The type of PHI shared depends on the emergency and the data needed:

  • Basic demographic information, such as an individual's name, address, date of birth, and gender, for identification purposes
  • Medical information related to an incident, such as injuries sustained or medical conditions observed, for treatment purposes
  • Information about criminal conduct, such as injuries resulting from criminal activity or other health-related details pertinent to an investigation 
  • Information about victims of a crime pertinent to an investigation
  • Information about suspects, such as a physical description or a medical condition, that could aid in identification or apprehension
  • Information related to the cause of a death

Read moreUnderstanding permissible disclosures in an emergency


HIPPA’s minimum necessary standard

What PHI to share in an emergency must still follow the minimum necessary standard. The rule requires healthcare entities to limit PHI use and disclosure to the smallest amount needed. HIPAA enacted the guideline to encourage patient privacy and trust, reduce the risk of unauthorized disclosures, improve HIPAA compliance, and promote the efficient use of healthcare resources.

The idea behind ‘minimum necessary’ is to balance patient confidentiality with the need to access and share information for appropriate patient care. Even in an emergency, a healthcare professional must make reasonable efforts to limit the information disclosed.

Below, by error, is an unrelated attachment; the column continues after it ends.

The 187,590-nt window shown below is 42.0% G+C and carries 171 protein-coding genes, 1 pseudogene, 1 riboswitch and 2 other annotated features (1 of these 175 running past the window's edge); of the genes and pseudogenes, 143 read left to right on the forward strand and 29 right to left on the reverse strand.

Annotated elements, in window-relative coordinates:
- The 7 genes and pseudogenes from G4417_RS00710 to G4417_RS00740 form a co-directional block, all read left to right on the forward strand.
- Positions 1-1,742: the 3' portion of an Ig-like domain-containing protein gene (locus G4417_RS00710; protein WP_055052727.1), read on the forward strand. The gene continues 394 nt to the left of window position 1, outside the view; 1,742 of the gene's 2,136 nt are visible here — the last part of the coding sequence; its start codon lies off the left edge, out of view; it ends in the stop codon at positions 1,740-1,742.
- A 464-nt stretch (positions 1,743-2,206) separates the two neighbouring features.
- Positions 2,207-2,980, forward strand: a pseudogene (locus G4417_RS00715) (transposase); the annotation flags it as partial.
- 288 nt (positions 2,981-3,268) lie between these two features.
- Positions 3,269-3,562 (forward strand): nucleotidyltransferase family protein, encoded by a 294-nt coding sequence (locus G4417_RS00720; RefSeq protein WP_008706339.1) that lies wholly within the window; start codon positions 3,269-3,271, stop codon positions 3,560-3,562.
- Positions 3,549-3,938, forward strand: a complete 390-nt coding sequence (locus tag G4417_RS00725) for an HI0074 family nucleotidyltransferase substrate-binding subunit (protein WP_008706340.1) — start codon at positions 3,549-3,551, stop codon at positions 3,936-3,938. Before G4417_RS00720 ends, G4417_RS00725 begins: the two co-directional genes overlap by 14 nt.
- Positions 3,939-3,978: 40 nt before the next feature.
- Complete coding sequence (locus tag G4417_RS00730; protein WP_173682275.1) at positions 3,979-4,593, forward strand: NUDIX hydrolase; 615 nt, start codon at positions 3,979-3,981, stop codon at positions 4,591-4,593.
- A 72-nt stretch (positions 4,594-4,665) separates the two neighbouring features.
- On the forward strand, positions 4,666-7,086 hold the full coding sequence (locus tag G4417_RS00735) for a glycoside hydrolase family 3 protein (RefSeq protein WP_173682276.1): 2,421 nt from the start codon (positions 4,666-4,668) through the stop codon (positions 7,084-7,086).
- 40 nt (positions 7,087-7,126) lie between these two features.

Health professionals are encouraged to use discretion and consider what information is relevant and required for every situation. Simultaneously, those who receive PHI, in an emergency or not, must also make a reasonable effort to keep the information safe. 


Best practices for sharing PHI in an emergency

Sharing permissible disclosures in emergency situations must be done securely to protect patient privacy and comply with HIPAA regulations. Here are some best practices for sharing PHI securely and compliantly in an emergency.

Establish clear procedures for emergencies to ensure patient privacy.

Set clear data collection and disclosure policies including an in-house guide on what constitutes ‘minimum necessary’ information.

Update all policies and procedures regularly.

Utilize encryption and strong access controls to secure PHI, along with other technical and physical safeguardsas needed.

Transmit PHI only through secure methods, such as HIPAA compliant email.

Train staff on cybersecurity as well as emergency preparedness.

Implement auditing and monitoring systems and review the information regularly.

Ask all business associates and vendors to sign business associate agreements (BAAs) for added security.

In an emergency, covered entities and business associates must continue to use reasonable safeguards to protect PHI. This especially includes scrutinizing what PHI to share and how to share it before releasing the information.

Subscribe to Paubox Weekly

Every Friday we'll bring you the most important news from Paubox. Our aim is to make you smarter, faster.